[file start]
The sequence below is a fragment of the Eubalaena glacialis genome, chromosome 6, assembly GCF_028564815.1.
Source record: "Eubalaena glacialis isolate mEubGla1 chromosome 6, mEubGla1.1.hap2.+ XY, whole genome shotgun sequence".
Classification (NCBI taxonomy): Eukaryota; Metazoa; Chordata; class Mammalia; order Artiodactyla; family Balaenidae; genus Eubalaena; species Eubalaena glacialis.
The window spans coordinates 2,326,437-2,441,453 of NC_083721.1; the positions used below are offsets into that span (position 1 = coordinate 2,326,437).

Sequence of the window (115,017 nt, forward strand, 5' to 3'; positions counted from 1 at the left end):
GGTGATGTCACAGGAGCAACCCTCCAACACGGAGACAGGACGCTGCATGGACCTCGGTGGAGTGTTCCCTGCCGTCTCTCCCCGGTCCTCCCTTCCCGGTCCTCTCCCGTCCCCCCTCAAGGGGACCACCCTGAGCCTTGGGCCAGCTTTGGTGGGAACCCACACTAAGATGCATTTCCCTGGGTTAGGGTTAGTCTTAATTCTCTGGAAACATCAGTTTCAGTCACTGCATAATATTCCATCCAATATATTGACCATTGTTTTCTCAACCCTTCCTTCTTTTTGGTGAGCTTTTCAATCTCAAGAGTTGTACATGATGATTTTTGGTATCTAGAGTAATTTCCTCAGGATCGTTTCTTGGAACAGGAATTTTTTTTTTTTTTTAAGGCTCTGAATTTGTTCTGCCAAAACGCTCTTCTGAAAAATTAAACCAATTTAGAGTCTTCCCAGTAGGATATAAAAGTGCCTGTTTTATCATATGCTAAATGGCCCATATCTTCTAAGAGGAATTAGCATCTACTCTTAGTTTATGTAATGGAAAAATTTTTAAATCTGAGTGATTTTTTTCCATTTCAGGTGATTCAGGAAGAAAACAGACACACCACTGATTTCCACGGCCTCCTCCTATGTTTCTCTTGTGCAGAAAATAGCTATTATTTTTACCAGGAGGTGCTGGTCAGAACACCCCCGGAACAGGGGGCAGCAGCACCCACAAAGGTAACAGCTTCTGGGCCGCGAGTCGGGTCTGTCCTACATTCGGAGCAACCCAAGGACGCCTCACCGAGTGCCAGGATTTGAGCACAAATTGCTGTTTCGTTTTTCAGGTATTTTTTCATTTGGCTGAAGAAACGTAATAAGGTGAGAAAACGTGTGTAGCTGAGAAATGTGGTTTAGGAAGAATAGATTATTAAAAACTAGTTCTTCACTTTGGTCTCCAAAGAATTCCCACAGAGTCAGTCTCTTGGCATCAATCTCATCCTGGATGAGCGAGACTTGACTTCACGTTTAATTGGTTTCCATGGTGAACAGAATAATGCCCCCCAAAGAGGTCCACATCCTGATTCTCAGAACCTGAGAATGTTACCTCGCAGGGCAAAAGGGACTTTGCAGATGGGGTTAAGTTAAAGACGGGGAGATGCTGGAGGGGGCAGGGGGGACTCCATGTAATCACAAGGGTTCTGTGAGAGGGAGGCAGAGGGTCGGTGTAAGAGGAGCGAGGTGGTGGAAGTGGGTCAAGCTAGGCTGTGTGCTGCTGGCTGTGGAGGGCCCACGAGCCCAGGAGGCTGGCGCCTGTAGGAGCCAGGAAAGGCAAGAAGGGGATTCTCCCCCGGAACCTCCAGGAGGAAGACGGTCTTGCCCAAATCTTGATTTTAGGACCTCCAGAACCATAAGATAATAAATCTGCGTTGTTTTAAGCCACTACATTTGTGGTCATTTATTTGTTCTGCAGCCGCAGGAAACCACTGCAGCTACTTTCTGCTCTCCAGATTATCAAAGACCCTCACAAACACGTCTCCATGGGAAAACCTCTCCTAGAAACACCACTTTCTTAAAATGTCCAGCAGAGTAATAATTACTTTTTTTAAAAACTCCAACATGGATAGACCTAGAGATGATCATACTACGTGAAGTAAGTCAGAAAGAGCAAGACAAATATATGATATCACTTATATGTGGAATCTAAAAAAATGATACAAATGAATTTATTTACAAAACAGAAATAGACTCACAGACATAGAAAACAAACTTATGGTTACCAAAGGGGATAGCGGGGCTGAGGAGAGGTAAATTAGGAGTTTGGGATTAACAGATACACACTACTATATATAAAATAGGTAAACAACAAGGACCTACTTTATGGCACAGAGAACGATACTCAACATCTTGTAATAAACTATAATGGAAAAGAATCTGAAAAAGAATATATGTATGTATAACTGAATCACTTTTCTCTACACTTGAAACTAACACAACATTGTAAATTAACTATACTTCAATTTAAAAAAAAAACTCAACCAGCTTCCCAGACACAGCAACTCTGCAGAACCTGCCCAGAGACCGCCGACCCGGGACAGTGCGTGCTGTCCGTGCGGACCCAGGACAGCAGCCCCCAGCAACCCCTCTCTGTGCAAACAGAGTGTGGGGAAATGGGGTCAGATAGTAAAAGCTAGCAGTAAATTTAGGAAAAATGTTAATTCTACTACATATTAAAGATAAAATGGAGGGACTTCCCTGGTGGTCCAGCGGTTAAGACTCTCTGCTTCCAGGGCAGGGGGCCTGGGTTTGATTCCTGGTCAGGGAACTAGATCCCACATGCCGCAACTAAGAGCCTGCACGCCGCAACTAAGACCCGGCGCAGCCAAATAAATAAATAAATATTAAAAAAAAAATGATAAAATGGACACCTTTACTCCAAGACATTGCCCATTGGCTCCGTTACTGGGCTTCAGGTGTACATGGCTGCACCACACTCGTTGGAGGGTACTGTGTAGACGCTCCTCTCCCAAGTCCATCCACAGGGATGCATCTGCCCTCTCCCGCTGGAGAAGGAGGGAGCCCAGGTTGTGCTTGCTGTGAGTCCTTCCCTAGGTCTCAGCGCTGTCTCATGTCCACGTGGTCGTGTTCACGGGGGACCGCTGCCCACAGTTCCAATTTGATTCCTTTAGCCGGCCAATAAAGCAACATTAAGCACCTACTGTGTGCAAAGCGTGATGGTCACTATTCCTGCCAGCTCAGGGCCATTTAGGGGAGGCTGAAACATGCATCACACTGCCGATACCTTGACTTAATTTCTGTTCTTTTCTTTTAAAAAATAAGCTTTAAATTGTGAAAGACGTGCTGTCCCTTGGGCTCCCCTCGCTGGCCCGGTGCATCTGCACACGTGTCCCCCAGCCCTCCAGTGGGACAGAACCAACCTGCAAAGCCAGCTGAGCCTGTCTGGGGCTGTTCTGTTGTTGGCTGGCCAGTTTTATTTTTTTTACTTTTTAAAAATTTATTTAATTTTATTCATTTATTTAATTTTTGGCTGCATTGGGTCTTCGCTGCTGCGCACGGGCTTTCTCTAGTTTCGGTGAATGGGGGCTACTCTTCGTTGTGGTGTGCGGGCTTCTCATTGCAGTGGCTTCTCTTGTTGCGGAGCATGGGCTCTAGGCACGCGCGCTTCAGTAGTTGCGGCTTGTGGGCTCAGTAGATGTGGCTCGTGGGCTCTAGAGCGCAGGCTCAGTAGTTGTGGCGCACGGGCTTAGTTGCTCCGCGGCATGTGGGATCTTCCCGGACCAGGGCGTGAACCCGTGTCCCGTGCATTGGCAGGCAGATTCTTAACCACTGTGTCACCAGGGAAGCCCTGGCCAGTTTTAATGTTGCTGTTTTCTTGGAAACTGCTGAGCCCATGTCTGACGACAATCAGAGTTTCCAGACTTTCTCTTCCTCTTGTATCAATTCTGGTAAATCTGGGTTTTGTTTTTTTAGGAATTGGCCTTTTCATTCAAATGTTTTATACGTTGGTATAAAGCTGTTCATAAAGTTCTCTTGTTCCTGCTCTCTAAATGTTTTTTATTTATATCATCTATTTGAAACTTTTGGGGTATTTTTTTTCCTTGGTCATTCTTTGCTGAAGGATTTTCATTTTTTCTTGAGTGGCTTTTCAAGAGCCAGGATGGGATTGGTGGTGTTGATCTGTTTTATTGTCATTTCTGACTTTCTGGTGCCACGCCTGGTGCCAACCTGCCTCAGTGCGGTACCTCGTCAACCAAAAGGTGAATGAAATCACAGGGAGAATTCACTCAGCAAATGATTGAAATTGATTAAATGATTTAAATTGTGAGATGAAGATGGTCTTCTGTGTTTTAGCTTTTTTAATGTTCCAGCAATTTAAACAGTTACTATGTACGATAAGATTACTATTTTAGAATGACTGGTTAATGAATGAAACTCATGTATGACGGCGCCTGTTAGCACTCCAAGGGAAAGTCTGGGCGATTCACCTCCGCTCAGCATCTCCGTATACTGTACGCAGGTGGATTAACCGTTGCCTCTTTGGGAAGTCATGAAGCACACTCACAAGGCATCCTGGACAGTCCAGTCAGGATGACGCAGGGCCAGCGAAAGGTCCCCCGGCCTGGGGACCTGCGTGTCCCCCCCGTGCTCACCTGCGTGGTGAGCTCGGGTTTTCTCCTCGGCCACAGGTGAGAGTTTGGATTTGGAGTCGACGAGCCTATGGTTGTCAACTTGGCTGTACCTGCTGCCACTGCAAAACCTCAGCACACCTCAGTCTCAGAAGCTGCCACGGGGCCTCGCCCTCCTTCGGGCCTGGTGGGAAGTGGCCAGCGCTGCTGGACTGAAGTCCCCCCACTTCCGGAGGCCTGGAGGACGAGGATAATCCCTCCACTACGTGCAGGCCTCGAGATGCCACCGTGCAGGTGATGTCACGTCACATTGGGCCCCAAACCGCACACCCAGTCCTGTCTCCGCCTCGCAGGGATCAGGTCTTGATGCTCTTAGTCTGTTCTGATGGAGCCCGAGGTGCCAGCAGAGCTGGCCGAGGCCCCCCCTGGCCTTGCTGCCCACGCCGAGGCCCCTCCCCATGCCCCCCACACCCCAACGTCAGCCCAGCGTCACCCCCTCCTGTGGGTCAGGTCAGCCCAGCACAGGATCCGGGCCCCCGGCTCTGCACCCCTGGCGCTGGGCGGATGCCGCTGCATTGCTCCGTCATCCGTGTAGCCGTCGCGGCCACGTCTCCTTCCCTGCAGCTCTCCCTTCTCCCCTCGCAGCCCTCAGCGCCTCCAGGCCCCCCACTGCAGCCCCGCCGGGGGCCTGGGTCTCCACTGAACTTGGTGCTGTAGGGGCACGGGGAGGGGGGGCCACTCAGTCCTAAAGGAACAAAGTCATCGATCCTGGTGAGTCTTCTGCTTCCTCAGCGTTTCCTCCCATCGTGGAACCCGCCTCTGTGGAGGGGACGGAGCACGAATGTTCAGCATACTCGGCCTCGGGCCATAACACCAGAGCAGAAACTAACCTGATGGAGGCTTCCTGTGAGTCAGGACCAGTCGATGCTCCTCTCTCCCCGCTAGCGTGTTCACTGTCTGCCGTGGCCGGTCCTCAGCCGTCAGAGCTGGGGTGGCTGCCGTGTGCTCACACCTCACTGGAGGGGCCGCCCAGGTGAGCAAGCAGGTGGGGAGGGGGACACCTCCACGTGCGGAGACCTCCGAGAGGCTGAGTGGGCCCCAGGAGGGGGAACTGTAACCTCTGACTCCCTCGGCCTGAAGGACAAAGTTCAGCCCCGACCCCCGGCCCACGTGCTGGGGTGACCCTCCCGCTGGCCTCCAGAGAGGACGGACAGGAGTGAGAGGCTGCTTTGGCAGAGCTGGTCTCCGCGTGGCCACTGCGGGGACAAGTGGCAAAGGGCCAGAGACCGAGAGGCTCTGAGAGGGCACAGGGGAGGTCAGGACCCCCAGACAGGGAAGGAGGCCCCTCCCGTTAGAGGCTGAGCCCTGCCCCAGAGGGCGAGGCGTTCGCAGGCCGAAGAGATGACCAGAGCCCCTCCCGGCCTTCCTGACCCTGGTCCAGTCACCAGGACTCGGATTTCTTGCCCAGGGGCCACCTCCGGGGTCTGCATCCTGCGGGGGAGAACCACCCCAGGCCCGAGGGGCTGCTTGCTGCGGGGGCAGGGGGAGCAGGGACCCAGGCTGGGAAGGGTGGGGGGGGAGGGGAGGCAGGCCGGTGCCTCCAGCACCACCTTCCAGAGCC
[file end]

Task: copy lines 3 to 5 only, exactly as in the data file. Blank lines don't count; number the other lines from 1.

Classification (NCBI taxonomy): Eukaryota; Metazoa; Chordata; class Mammalia; order Artiodactyla; family Balaenidae; genus Eubalaena; species Eubalaena glacialis.
The window spans coordinates 2,326,437-2,441,453 of NC_083721.1; the positions used below are offsets into that span (position 1 = coordinate 2,326,437).

Sequence of the window (115,017 nt, forward strand, 5' to 3'; positions counted from 1 at the left end):